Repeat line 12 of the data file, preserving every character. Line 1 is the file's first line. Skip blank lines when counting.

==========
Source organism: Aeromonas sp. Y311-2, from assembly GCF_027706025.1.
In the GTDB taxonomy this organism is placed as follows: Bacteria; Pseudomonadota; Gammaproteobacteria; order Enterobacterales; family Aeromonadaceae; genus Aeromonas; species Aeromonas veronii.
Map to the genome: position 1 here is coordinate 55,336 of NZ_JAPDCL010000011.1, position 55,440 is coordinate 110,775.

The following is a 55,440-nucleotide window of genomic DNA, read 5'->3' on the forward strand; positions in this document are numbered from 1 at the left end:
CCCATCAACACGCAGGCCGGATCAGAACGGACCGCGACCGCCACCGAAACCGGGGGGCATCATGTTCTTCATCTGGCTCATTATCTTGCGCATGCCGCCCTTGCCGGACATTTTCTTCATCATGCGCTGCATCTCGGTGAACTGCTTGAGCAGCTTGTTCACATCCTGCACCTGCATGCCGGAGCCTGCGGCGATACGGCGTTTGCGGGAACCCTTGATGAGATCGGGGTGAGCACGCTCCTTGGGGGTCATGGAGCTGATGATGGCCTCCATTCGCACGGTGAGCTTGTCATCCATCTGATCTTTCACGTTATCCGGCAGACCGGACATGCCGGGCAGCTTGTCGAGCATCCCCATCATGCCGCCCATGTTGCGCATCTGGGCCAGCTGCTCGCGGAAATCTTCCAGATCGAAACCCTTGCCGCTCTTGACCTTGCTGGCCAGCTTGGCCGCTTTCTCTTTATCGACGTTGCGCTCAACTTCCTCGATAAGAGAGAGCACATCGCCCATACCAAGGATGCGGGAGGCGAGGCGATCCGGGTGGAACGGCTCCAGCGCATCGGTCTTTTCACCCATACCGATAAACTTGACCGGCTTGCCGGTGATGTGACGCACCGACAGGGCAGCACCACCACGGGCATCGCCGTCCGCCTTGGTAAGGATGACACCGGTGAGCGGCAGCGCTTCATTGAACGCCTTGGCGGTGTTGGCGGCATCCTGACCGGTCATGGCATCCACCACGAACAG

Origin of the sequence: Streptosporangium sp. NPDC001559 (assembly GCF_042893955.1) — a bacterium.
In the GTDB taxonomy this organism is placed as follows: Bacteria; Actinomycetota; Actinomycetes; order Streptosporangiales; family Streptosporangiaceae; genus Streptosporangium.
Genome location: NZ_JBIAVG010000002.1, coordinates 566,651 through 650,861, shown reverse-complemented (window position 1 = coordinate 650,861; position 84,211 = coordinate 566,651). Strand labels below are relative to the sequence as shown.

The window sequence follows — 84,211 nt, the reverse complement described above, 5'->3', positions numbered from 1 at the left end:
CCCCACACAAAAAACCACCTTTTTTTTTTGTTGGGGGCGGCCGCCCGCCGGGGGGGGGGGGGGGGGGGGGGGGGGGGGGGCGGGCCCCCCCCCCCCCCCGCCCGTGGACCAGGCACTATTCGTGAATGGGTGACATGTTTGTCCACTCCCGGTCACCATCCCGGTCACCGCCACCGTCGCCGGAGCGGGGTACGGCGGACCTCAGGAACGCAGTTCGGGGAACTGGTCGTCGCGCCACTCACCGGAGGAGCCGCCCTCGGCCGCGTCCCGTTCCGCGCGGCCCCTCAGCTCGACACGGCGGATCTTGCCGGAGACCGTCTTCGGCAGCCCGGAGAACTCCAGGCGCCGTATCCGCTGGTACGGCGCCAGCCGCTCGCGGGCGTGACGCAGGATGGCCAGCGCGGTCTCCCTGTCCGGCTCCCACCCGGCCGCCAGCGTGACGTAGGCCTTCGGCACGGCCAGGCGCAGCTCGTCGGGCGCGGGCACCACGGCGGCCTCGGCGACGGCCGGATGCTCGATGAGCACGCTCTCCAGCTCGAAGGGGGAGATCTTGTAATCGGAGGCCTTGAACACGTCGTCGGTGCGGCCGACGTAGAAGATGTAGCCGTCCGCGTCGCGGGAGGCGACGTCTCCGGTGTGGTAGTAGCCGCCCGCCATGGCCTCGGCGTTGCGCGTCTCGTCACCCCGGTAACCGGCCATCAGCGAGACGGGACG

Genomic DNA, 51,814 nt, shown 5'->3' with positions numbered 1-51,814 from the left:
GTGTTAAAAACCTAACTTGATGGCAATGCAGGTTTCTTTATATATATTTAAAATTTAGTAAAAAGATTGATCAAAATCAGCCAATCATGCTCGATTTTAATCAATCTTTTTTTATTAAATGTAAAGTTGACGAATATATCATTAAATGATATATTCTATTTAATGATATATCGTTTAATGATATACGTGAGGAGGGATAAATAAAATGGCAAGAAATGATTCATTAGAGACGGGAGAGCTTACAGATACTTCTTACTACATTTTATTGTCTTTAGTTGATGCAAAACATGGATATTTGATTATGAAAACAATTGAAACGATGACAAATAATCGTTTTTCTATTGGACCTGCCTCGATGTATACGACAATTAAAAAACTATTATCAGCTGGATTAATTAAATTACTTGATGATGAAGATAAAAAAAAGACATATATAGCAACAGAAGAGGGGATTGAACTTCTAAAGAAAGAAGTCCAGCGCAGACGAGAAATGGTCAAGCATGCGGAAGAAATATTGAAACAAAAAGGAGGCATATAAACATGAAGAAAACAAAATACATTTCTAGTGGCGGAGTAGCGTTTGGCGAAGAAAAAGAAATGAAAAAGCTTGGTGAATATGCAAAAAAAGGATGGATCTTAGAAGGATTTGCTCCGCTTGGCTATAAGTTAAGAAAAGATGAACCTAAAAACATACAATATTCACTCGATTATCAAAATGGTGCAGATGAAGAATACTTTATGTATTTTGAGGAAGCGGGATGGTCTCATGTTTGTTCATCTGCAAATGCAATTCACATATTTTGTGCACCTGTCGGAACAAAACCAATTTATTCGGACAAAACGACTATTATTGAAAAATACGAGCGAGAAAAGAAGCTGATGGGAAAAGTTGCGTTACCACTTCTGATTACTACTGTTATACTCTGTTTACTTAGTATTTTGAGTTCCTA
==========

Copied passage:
GTGTTAAAAACCTAACTTGATGGCAATGCAGGTTTCTTTATATATATTTAAAATTTAGTAAAAAGATTGATCAAAATCAGCCAATCATGCTCGATTTTAATCAATCTTTTTTTATTAAATGTAAAGTTGACGAATATATCATTAAATGATATATTCTATTTAATGATATATCGTTTAATGATATACGTGAGGAGGGATAAATAAAATGGCAAGAAATGATTCATTAGAGACGGGAGAGCTTACAGATACTTCTTACTACATTTTATTGTCTTTAGTTGATGCAAAACATGGATATTTGATTATGAAAACAATTGAAACGATGACAAATAATCGTTTTTCTATTGGACCTGCCTCGATGTATACGACAATTAAAAAACTATTATCAGCTGGATTAATTAAATTACTTGATGATGAAGATAAAAAAAAGACATATATAGCAACAGAAGAGGGGATTGAACTTCTAAAGAAAGAAGTCCAGCGCAGACGAGAAATGGTCAAGCATGCGGAAGAAATATTGAAACAAAAAGGAGGCATATAAACATGAAGAAAACAAAATACATTTCTAGTGGCGGAGTAGCGTTTGGCGAAGAAAAAGAAATGAAAAAGCTTGGTGAATATGCAAAAAAAGGATGGATCTTAGAAGGATTTGCTCCGCTTGGCTATAAGTTAAGAAAAGATGAACCTAAAAACATACAATATTCACTCGATTATCAAAATGGTGCAGATGAAGAATACTTTATGTATTTTGAGGAAGCGGGATGGTCTCATGTTTGTTCATCTGCAAATGCAATTCACATATTTTGTGCACCTGTCGGAACAAAACCAATTTATTCGGACAAAACGACTATTATTGAAAAATACGAGCGAGAAAAGAAGCTGATGGGAAAAGTTGCGTTACCACTTCTGATTACTACTGTTATACTCTGTTTACTTAGTATTTTGAGTTCCTA